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Roadmap update: Wednesday 25 March

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Your regular round-up of recent and planned changes to GOV.UK, including the April issue of the product development roadmap.

Download the April roadmap (updated 25.03.15)

This will be the last roadmap update until after the general election. This blog (and all other government blogs) will be going quiet for a while in line with civil service procedures in the run-up to elections, but work will carry on as always.


For the whole of this period we’ll continue to focus on:

  • supporting and improving GOV.UK content and functionality in response to change and evidence of unmet or underperforming needs
  • readying the site for the election
  • making it easier for users to find things through site search and navigation
  • unifying the publishing system to make it simpler and easier to improve our publishing applications

Content design

GOV.UK’s content team will be taking the opportunity during the pre-election reduced publishing period to catch up, restructure and try new ideas, having not had chance to do so during January’s firebreak. This means that from 8 April to 6 May we will only be supporting urgent and mandatory changes to centrally-managed pages of the website.

What we’ve done since 11 March

For end users

Since the last update, we’ve:

For government publishers

For our users around government, we’ve:

Technical and process improvements

On process, we’ve continued to develop improvement plans for different areas of GOV.UK and explained more about them.

On the technology side, we’ve continued to build a unified publishing system, with the goal of ensuring our technical architecture is simple and flexible enough to continue to adapt to meet users’ needs. Recent work has involved setting up and deploying a new draft (ie content preview) publishing pipeline, creating a single publishing API for publishing applications, and developing plans to publish all content in the case study format from Whitehall publisher through the new publishing pipeline and serve them from the new government frontend.

We’ve also been laying some better technical foundations for improving the information architecture, moving content tagging controls from one application to another.

Things we plan to do next

For end users

In the next couple of weeks, we expect to:

  • start the work that will link up mainstream browse with sub topic browse pages, so we can begin to phase out detailed guide categories
  • review the card sorting exercise related to our service-oriented model of parenting and childcare content and begin planning an alpha to try out this approach
  • continue with our content audit to better understand the content now it’s all in one place and build an improved information architecture into GOV.UK. This will make it easier for users to navigate the site and find what they are looking for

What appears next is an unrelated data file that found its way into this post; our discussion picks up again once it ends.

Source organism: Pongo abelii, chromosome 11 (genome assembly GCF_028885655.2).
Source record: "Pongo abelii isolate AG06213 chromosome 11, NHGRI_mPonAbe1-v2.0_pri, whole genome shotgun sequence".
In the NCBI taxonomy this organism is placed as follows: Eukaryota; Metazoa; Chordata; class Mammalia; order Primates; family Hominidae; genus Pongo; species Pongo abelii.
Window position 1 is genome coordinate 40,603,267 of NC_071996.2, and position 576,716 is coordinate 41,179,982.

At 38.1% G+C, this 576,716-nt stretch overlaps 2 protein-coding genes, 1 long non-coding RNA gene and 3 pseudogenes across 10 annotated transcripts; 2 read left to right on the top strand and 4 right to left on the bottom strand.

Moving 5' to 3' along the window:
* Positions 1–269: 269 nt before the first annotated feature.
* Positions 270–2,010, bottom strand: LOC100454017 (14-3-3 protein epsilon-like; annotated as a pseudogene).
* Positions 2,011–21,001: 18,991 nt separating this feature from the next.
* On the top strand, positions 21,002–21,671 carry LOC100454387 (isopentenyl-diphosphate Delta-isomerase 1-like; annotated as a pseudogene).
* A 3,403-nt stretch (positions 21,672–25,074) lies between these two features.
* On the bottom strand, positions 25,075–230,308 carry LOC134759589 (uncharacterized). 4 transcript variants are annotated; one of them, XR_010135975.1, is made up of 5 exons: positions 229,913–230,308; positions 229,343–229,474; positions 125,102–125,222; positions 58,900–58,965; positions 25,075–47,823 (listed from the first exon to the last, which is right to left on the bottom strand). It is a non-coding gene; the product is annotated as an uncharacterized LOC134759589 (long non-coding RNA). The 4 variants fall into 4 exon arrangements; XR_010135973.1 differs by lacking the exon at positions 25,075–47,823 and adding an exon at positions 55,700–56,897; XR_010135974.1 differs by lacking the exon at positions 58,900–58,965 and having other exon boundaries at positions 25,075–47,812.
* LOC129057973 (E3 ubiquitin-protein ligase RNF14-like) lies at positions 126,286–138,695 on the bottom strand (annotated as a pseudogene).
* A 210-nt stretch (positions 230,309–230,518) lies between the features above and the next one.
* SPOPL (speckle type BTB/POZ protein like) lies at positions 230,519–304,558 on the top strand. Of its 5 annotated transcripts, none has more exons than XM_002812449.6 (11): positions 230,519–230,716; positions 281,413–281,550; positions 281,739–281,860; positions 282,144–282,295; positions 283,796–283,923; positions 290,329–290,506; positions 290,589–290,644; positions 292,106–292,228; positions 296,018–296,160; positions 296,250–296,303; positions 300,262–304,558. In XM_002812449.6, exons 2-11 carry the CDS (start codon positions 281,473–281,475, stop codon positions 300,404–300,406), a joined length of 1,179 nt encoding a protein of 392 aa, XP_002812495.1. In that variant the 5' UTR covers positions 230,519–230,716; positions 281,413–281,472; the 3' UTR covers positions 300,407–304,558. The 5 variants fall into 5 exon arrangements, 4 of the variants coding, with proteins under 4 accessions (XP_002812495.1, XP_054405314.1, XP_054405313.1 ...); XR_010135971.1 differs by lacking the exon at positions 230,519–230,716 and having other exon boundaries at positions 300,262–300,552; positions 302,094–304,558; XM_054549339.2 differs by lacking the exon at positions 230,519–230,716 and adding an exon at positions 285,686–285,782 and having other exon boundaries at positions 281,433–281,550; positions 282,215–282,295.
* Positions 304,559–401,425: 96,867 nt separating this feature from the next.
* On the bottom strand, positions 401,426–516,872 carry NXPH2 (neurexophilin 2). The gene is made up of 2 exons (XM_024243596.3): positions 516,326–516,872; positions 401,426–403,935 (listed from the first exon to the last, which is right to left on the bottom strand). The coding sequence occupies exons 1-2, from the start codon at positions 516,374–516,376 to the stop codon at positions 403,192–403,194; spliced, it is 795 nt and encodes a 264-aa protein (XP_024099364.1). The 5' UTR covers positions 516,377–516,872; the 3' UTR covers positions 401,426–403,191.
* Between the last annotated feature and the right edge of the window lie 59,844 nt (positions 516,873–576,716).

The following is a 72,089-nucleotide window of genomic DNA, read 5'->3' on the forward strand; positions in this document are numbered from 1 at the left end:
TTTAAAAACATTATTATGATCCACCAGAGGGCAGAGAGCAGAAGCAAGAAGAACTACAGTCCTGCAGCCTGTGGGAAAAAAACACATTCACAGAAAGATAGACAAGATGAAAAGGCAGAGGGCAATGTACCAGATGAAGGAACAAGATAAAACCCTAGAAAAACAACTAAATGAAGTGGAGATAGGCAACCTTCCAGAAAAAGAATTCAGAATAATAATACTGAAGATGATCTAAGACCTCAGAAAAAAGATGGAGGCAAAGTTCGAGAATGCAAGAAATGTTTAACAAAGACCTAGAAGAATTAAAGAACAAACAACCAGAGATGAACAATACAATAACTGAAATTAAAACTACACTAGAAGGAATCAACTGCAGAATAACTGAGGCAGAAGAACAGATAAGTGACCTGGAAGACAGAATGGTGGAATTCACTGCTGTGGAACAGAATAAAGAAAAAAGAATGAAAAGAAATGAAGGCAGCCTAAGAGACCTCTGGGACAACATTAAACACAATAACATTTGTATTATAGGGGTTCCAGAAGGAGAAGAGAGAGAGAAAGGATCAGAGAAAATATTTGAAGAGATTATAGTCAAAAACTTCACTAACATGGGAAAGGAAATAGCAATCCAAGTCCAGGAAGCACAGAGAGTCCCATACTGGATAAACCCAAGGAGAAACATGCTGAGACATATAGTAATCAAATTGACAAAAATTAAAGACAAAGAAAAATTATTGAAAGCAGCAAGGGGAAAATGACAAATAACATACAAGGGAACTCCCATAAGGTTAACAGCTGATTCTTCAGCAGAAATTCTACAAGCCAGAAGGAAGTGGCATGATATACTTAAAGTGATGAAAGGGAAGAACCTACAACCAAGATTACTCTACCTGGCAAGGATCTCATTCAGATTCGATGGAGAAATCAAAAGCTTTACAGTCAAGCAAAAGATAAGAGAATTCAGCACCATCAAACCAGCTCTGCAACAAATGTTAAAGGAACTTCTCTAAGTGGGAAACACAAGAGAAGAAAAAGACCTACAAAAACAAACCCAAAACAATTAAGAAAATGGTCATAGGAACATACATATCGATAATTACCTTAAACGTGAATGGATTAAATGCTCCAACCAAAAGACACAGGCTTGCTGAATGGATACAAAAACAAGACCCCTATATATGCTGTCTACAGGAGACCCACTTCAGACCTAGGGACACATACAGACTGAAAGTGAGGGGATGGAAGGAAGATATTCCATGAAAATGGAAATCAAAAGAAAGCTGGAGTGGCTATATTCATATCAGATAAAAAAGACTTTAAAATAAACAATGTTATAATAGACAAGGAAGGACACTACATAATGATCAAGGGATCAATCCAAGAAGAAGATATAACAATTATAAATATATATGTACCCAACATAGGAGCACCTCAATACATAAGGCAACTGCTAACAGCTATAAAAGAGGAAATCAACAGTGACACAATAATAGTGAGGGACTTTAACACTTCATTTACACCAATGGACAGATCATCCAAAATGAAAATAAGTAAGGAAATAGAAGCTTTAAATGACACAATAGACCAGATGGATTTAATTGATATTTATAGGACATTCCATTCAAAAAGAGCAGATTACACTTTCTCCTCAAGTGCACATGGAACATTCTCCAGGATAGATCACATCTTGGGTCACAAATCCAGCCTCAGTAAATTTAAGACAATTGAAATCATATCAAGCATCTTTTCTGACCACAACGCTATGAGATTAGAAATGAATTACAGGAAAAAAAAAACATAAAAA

• finish priority post-transition improvements to HMRC content
  • publish new mainstream content and updates (new policies,  adjusting rates, fees and values) for government services because of the new financial year, including pensions reform
  • finish the current batch of improvements to manuals:
    • allowing users to search within a manual
    • allowing users to download an entire manual as a PDF
  • deploy a new Countryside Stewardship finder
  • support UK Visas and Immigration as they change the visa application routes requiring extensive changes to mainstream content
  • rename a number of organisations including Highways Agency (relaunching as Highways England), Treasury Solicitors Office (now the Government Legal Department) and National Measurement Office (now the National Measurement and Regulation Office)
  • retitle policies to reflect what users want

For government publishers

We plan to:

  • publish (later this week) the results of our content strategy workshop with government publishers
  • continue building the new policy format and transition old policy content into it
  • iterate the design of ‘history mode’ messages on previous governments’ content to reflect what we’ve learned from user research
  • optimise publishing tools for handling changes to the machinery of government
  • make some improvements to the publishing interface for specialist publisher

Technical and process improvements

On the tech and process side, we plan to:

  • complete the upgrade of our Rummager app to Elasticsearch 1.4
  • test that our Universal Google Analytics tagging is correctly set up, before we turn off Classic Google Analytics (this test will run for 6 to 8 weeks)
  • deploy the draft publishing pipeline to preview, staging and production
  • get all case studies from Whitehall publisher being previewed and published through the new publishing pipeline and serve them from the new government frontend application

As always, if any of this is unclear, or if you have feedback on whether we’re prioritising the right stuff, please do comment on this post to let us know.

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